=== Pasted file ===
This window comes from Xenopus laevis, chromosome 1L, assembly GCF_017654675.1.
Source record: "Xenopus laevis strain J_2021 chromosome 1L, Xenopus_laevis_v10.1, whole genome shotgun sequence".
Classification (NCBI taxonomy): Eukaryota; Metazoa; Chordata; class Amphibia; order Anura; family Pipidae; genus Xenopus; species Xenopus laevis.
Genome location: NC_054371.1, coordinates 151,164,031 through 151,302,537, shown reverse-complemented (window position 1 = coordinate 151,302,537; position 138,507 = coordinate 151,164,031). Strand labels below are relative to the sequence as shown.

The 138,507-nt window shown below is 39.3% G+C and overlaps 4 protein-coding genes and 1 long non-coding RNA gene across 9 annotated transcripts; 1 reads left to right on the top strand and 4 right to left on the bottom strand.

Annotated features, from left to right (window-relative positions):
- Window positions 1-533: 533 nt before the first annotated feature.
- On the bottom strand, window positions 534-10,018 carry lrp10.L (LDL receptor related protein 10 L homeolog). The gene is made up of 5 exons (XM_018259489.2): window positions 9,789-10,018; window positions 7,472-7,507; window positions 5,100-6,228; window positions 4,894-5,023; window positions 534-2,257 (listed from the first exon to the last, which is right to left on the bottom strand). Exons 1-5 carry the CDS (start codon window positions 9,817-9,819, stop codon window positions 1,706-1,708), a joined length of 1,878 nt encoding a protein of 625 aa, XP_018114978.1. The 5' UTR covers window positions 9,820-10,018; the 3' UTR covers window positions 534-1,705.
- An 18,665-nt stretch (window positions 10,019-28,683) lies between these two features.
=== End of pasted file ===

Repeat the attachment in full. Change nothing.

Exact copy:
This window comes from Xenopus laevis, chromosome 1L, assembly GCF_017654675.1.
Source record: "Xenopus laevis strain J_2021 chromosome 1L, Xenopus_laevis_v10.1, whole genome shotgun sequence".
Classification (NCBI taxonomy): Eukaryota; Metazoa; Chordata; class Amphibia; order Anura; family Pipidae; genus Xenopus; species Xenopus laevis.
Genome location: NC_054371.1, coordinates 151,164,031 through 151,302,537, shown reverse-complemented (window position 1 = coordinate 151,302,537; position 138,507 = coordinate 151,164,031). Strand labels below are relative to the sequence as shown.

The 138,507-nt window shown below is 39.3% G+C and overlaps 4 protein-coding genes and 1 long non-coding RNA gene across 9 annotated transcripts; 1 reads left to right on the top strand and 4 right to left on the bottom strand.

Annotated features, from left to right (window-relative positions):
- Window positions 1-533: 533 nt before the first annotated feature.
- On the bottom strand, window positions 534-10,018 carry lrp10.L (LDL receptor related protein 10 L homeolog). The gene is made up of 5 exons (XM_018259489.2): window positions 9,789-10,018; window positions 7,472-7,507; window positions 5,100-6,228; window positions 4,894-5,023; window positions 534-2,257 (listed from the first exon to the last, which is right to left on the bottom strand). Exons 1-5 carry the CDS (start codon window positions 9,817-9,819, stop codon window positions 1,706-1,708), a joined length of 1,878 nt encoding a protein of 625 aa, XP_018114978.1. The 5' UTR covers window positions 9,820-10,018; the 3' UTR covers window positions 534-1,705.
- An 18,665-nt stretch (window positions 10,019-28,683) lies between these two features.